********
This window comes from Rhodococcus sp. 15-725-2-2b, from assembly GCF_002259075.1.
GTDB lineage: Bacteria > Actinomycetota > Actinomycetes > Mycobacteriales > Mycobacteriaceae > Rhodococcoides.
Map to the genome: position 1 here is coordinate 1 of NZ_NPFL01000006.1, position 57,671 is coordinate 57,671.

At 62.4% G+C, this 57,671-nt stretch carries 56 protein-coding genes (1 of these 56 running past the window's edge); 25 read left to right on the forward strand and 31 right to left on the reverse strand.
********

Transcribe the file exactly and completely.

This window comes from Rhodococcus sp. 15-725-2-2b, from assembly GCF_002259075.1.
GTDB lineage: Bacteria > Actinomycetota > Actinomycetes > Mycobacteriales > Mycobacteriaceae > Rhodococcoides.
Map to the genome: position 1 here is coordinate 1 of NZ_NPFL01000006.1, position 57,671 is coordinate 57,671.

At 62.4% G+C, this 57,671-nt stretch carries 56 protein-coding genes (1 of these 56 running past the window's edge); 25 read left to right on the forward strand and 31 right to left on the reverse strand.